Review of Shaking the Tree

Melody Maker - November 24, 1990
By Jon Wilde

Gabriel has never really belonged in the Bowie/Eno/Cale/Byrne/Fripp school of arty-farty rockers. He was more like the elder spiritual cousin of clueless wonders like Sting, Midge Ure and Geldof who have always attempted to camouflage their astonishing lack of talent with the worst kind of genial earnestness.

By the mid-Eighties, Gabriel had achieved some kind of hip status among rock critics too young to remember or keen to overlook his appalling excesses with Genesis. Truly though, Gabriel has always been, and always will be, mid-Seventies Man. From stage experiments with helium to idiot masks, from Beckett-esque despair to gibbering social conscience, he's been a bad actor in search of a good part. The ultimate Prog Rocker.

Over the years, he has toyed with persona like a pubescent lad who's discovered his genitals but hasn't yet worked out what to do with them. Cartoon comic jester. Barmy English minstrel. Chronic depressive. Paranoid schizo. Funky AOR rocker. Liberally concerned angst-merchant. Cross-culture dilettante. None of them convincing in the slightest. You might argue that the capricious solo course Gabriel has followed over the last 13 years is proof enough of his tormented genius, but you'd be very much mistaken. If anything, his erratic development is proof enough that Gabriel has never really know what he's been playing with.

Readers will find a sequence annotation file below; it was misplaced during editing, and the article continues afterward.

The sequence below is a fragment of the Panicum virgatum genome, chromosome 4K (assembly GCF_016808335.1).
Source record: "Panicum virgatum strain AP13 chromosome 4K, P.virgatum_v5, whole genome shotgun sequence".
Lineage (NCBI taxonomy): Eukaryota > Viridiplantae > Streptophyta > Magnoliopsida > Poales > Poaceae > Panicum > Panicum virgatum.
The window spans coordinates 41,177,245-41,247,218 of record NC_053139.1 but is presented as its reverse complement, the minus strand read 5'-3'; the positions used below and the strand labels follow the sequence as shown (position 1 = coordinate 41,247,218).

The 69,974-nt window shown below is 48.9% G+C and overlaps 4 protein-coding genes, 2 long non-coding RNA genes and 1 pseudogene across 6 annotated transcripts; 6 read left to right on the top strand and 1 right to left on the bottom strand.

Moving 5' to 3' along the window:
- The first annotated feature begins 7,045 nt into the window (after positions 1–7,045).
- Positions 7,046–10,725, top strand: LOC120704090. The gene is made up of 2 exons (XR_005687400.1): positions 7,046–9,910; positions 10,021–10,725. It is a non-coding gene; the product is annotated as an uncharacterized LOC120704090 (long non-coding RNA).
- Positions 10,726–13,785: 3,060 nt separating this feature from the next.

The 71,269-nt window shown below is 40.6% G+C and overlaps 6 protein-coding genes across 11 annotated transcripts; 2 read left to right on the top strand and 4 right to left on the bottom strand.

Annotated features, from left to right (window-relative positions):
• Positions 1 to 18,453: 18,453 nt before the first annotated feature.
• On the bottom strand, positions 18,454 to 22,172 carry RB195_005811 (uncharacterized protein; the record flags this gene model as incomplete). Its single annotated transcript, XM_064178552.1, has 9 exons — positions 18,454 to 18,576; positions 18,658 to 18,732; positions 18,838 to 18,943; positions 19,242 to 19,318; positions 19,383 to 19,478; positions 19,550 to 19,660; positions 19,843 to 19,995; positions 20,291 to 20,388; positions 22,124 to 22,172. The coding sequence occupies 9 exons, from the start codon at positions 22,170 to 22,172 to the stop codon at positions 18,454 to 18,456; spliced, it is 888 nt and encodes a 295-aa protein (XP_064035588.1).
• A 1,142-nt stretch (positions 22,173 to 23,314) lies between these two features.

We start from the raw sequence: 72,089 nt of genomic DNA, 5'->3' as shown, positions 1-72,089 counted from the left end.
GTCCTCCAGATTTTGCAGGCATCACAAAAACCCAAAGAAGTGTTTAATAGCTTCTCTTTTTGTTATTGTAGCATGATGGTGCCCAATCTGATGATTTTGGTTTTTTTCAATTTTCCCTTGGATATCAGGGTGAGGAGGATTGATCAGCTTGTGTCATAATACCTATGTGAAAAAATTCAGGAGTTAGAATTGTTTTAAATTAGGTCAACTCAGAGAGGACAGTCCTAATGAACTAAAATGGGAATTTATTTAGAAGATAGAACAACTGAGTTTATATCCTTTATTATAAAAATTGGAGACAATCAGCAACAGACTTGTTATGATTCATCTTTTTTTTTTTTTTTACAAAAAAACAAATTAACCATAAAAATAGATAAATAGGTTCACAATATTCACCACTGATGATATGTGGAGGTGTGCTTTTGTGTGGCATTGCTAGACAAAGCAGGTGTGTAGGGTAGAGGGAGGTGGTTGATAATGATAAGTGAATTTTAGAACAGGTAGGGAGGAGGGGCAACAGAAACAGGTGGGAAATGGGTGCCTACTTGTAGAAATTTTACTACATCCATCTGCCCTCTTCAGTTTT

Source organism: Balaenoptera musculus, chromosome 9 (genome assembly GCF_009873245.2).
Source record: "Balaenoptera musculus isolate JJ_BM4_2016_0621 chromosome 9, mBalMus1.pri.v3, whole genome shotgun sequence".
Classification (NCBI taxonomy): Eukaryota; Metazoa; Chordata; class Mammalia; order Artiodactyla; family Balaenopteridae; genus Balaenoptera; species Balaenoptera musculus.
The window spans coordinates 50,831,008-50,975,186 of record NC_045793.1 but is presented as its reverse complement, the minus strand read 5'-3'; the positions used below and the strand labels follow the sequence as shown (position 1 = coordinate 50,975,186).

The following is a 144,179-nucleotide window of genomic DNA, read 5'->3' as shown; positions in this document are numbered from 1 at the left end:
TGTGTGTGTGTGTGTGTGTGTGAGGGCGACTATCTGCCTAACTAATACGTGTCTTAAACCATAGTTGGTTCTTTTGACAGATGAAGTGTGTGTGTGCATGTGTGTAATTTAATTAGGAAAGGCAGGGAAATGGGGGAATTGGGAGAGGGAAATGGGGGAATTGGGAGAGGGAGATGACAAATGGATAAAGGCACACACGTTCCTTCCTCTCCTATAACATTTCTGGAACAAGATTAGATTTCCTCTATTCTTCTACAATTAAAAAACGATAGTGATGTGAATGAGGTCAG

There's precious little to celebrate on this 16-track retrospective which launches with his only classic song, "Solsbury Hill". That 1977 hit was the only time he revealed a gift for the sublime hookline. It was the only time that Gabriel played like he had something to prove. Just about everything since has amounted to throwing a handful of loose ideas around in the vain hope that they will somehow cohere.

Arranged thematically rather than chronologically, "Shaking the Tree" always threatens to pull itself together but it never quite happens. His chunky AOR outings ("I Don't Remember" and "Sledgehammer") are followed by a series of gormless ballads, suspended in a kind of sluggish atmospheric limbo. The title track (co-written with the highly tedious Youssou N'Dour) and "Here Comes the Flood" have both been overhauled, the former with a new vocal, but they still sound determinedly unrealised.

'Red Rain", "Games Without Frontiers" and "Shock the Monkey" form an idiosyncratic triumvirate and never fail to grate on the nerves. Gabriel once remarked/joked that "Games" was written with "It's a Knockout" presenter, Stuart Hall, in mind. Interesting to note that the insufferably zany Mr Hall has recently been charged with stealing a packet of sausages and a jar of coffee from a supermarket in Wilmslow, Cheshire. Gabriel, ever the shameless opportunist, will be adding a new verse to "Biko" as we speak.

Gabriel once remarked, "There's a great similarity between what I do and blues music", which goes to show how oblivious he is to his own limits. There's no catharsis here. There's no emotional confrontation. Those fools don't buy his records to be moved. They invest in slick technological precision and stylistic preening. Beyond that, there's just bluff and humbug with a bit of protest thrown in for good measure. Peter Gabriel is Phil Collins' old mucker and there's no getting away from that. Once a Prog Rocker, always a Prog Rocker.

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